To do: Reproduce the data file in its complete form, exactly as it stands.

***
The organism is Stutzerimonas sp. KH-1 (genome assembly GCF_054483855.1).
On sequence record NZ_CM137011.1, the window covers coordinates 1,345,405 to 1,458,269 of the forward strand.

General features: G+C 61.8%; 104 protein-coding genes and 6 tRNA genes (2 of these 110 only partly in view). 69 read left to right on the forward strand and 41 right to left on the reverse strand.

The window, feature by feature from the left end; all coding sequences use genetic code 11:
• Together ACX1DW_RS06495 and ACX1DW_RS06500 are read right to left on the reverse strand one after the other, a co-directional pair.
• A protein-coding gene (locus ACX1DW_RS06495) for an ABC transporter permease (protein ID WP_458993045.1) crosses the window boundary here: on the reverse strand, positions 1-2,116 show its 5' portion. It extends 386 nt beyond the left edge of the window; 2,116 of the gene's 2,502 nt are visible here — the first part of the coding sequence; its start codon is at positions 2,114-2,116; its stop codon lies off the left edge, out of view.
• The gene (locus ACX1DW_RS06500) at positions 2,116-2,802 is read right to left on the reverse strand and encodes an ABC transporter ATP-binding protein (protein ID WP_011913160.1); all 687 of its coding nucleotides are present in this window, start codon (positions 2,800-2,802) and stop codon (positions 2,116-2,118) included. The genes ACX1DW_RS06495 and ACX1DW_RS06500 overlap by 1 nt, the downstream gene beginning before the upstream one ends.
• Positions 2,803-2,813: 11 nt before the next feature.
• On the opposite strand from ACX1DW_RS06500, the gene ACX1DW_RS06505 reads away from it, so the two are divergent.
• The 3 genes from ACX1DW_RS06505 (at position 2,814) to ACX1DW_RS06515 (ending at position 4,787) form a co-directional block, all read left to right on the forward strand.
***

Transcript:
The organism is Stutzerimonas sp. KH-1 (genome assembly GCF_054483855.1).
On sequence record NZ_CM137011.1, the window covers coordinates 1,345,405 to 1,458,269 of the forward strand.

General features: G+C 61.8%; 104 protein-coding genes and 6 tRNA genes (2 of these 110 only partly in view). 69 read left to right on the forward strand and 41 right to left on the reverse strand.

The window, feature by feature from the left end; all coding sequences use genetic code 11:
• Together ACX1DW_RS06495 and ACX1DW_RS06500 are read right to left on the reverse strand one after the other, a co-directional pair.
• A protein-coding gene (locus ACX1DW_RS06495) for an ABC transporter permease (protein ID WP_458993045.1) crosses the window boundary here: on the reverse strand, positions 1-2,116 show its 5' portion. It extends 386 nt beyond the left edge of the window; 2,116 of the gene's 2,502 nt are visible here — the first part of the coding sequence; its start codon is at positions 2,114-2,116; its stop codon lies off the left edge, out of view.
• The gene (locus ACX1DW_RS06500) at positions 2,116-2,802 is read right to left on the reverse strand and encodes an ABC transporter ATP-binding protein (protein ID WP_011913160.1); all 687 of its coding nucleotides are present in this window, start codon (positions 2,800-2,802) and stop codon (positions 2,116-2,118) included. The genes ACX1DW_RS06495 and ACX1DW_RS06500 overlap by 1 nt, the downstream gene beginning before the upstream one ends.
• Positions 2,803-2,813: 11 nt before the next feature.
• On the opposite strand from ACX1DW_RS06500, the gene ACX1DW_RS06505 reads away from it, so the two are divergent.
• The 3 genes from ACX1DW_RS06505 (at position 2,814) to ACX1DW_RS06515 (ending at position 4,787) form a co-directional block, all read left to right on the forward strand.